Israel responded to a roadside bomb planted at the Syrian border in the Golan Heights with a series of strikes on Wednesday. According to IDF officials, the Israeli Air Force bombed a military command post, artillery batteries, and a training base for the Syrian army. Late Tuesday’s bombing wounded four Israeli soldiers and the retaliatory strikes wounded seven Syrian soldiers and killed one.
This latest confrontation represents the most dramatic escalation between Jerusalem and Damascus since the Syrian civil war began in 2011. In numerous other border skirmishes the IDF has responded to Syrian shells with Israeli artillery fire. Israel has also quietly employed airstrikes inside Syria to hit weapons convoys en route to Hezbollah fighters. While most incidents go unacknowledged by the Israeli government, the strikes on Wednesday brought strong Israeli condemnation.
Israeli soldiers stand atop tanks in the Golan Heights near Israel’s border with Syria on Wednesday. (Photo: Reuters)
Israeli intelligence has not yet pinpointed who planted the bomb, but government officials stated that they hold President Bashar al-Asad responsible for any attacks emanating from his territory. Jerusalem’s decision to hold Asad accountable, rather than other violent groups in the area such as Hezbollah or al-Nusra Front, aligns with Israel’s response to rockets fired from Gaza. The IDF retaliates against the Hamas controlled government, even if the rockets were fired by another militant group in the enclave. In contrast, Israel usually targets Hezbollah fighters in Lebanon directly, rather than officials in Beirut.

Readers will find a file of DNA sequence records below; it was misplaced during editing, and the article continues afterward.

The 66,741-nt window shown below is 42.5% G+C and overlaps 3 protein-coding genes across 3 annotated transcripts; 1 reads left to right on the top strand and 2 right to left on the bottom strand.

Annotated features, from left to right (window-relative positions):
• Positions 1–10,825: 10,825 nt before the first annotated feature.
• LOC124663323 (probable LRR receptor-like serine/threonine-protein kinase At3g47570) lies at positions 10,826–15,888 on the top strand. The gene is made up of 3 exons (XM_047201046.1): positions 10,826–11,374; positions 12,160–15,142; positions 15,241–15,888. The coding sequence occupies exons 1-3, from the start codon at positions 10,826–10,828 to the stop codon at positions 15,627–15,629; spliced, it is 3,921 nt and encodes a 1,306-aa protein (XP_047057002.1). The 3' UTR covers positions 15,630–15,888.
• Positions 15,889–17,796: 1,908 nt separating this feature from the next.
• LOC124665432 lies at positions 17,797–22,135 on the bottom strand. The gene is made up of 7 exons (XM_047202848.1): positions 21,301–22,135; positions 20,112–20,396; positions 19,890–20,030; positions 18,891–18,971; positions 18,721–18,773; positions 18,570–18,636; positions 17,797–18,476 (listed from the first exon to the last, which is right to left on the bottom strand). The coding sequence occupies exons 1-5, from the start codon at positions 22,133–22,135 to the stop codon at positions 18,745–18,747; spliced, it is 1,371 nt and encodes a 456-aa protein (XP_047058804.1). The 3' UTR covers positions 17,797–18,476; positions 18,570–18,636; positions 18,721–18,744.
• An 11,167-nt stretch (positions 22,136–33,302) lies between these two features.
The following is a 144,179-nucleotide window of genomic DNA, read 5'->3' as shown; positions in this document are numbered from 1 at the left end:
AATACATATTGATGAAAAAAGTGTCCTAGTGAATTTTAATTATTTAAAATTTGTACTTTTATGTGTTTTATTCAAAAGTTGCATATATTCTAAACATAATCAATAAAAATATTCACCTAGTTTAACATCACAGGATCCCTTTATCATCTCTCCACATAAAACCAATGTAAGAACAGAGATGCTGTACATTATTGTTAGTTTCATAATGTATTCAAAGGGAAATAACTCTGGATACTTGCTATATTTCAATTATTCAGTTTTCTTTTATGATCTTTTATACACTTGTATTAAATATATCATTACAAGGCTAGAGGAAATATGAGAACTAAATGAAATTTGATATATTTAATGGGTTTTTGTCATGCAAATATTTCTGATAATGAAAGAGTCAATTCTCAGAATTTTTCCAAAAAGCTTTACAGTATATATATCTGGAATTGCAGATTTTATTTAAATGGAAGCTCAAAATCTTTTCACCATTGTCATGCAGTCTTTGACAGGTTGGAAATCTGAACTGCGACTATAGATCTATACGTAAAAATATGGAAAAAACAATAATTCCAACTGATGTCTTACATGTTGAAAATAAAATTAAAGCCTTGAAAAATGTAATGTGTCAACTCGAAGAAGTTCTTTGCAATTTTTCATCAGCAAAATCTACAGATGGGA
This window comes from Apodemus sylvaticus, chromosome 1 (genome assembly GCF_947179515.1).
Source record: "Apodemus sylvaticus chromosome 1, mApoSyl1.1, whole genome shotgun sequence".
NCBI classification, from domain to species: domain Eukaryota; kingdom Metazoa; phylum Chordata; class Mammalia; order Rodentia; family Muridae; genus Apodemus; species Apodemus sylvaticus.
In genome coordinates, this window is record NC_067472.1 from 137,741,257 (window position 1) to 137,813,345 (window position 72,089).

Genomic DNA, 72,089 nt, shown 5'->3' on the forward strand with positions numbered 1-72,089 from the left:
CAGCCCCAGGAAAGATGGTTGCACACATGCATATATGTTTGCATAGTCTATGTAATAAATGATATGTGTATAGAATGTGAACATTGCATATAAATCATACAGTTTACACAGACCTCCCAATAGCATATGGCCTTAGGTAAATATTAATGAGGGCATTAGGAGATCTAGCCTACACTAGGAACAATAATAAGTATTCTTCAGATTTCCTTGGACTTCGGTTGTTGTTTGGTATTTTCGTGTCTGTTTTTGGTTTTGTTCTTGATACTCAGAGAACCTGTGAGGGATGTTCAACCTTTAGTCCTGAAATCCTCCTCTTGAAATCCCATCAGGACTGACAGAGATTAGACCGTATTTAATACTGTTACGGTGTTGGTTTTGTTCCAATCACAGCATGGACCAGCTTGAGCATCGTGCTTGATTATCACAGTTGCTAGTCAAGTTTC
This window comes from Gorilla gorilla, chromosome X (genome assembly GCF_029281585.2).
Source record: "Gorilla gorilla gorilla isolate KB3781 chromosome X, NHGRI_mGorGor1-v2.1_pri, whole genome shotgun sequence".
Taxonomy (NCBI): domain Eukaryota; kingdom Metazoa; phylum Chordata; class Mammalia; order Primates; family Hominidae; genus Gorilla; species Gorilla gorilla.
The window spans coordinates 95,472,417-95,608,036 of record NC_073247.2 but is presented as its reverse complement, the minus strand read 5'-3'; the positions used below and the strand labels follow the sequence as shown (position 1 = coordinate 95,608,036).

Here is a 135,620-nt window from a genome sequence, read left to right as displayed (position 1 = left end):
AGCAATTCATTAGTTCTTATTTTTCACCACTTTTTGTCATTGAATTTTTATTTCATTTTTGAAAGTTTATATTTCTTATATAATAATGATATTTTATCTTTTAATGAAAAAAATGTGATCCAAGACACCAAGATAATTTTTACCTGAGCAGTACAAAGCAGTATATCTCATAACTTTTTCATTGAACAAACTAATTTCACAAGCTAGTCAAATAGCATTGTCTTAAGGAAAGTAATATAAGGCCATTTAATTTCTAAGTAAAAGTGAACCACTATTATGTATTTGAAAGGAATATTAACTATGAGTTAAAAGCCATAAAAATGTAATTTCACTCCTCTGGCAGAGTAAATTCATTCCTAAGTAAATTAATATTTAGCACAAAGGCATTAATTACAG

Neither Israeli officials, nor Syria’s ally Hezbollah, want Israeli forces to enter the conflict. Traditionally, Hezbollah fighters acclaim the need to destroy the Jewish state, as they did last month when they vowed retaliation for a preemptive Israeli airstrike on a shipment of missiles. But at present, the group does not wish to enter an armed conflict with Israel while simultaneously fighting the Syrian opposition and Sunni jihadists. Al-Qaeda and other Sunni extremists groups have the most to gain from an escalation in conflict and the ensuing upheaval of the Syrian government.
Israel is already concerned about the extremist presence near the Golan Heights. Al-Qaeda linked militants also hopes to provoke Lebanese Sunnis and the Lebanese army into joining the struggle against Asad and Hezbollah. Political will for a new military engagement based on sectarian divisions is already low in Lebanon, even as Sunni extremist try stoke resentment against Hezbollah in Beirut.